Vietnamese shrimp top in world but still has weaknesses

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Vietnam earned nearly 4 billion USD from shrimp exports in 2021 to become the second largest shrimp exporter in the world.

However, the product is gradually revealing weaknesses, making it difficult to compete with major competitors in the international market.

Vietnamese shrimp top in world but still has weaknesses

Breakthrough in US, EU

According to the Directorate of Fisheries (Ministry of Agriculture and Rural Development), despite difficulties due to Covid-19, disrupted supply chains, and production and exports coming to a standstill, the shrimp harvest still reached 970,000 tons in 2021, up 4.3% year on year.

Vietnam’s shrimp exports grew in most markets, bringing export turnover to $3.9 billion, up 4% over 2020. In particular, exports to the US and EU markets experienced a breakthrough. Specifically, by the end of November, shrimp exports to the US hit $983.5 million, up 22% year on year. At the same time, shrimp exports to the EU increased by 16% to $548 million, accounting for 15.4% of total exports.

According to the Vietnam Association of Seafood Exporters and Producers (VASEP), when the pandemic is under control, and the US and EU markets revive, plus benefits from new-generation free trade agreements (FTAs), Vietnam’s shrimp processing enterprises will seize the golden opportunity to boost exports.

Currently, the five largest markets for Vietnamese shrimp include the US, Japan, the EU, China, and South Korea, accounting for 80-85% of Vietnam’s shrimp export value. VASEP forecasts that in 2022, shrimp exports will increase by about 10%, reaching export turnover of $4.3 billion.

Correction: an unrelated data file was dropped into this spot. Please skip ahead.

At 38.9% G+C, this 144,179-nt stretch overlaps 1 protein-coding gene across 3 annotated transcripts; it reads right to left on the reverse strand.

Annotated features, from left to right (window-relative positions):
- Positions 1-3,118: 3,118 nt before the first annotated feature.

Vo Van Chieu, director of the Department of Industry and Trade of Soc Trang province, said that Soc Trang’s shrimp export turnover in 2021 was over $1 billion, up nearly 23% compared to 2020. This is the second consecutive year that Soc Trang topped the country in terms of shrimp exports.

Ca Mau province said that shrimp has become the “billion dollar” export item of this province, with over $1.1 billion in 2021.

Weaknesses revealed

According to Le Ba Anh, Deputy Director of the Department of Quality Management of Agro-Forestry Products (Ministry of Agriculture and Rural Development), the use of banned chemicals and antibiotics in the shrimp farming process has been detected. As a result, several shrimp batches of Vietnam were warned for residues of chemical, antibiotics, heavy metals or infection with pathogenic microorganisms in 2021.

Le Van Quang, General Director of Minh Phu Seafood Corporation, pointed out that, in the past 20 years, despite achieving remarkable results, due to rapid development, heavy consequences on the environment and society have occurred.

In the Mekong Delta, shrimp breeding has developed well. The production cost of shrimp, thus, is high, making it less competitive.

He said that in Ecuador, the shrimp farming area is only 250,000 hectares, but the output is equivalent to Vietnam, which has 740,000 hectares. In 2021, the country’s shrimp production is estimated at 940,000 tons, compared to Vietnam’s 970,000 tons. Their production cost is only 1/2-1/3 that of Vietnam.

For India, shrimp output in 2021 is estimated to be 700,000 tons, an increase of 6.1%. Its production cost of shrimp farming is 20-30% lower than that of Vietnam.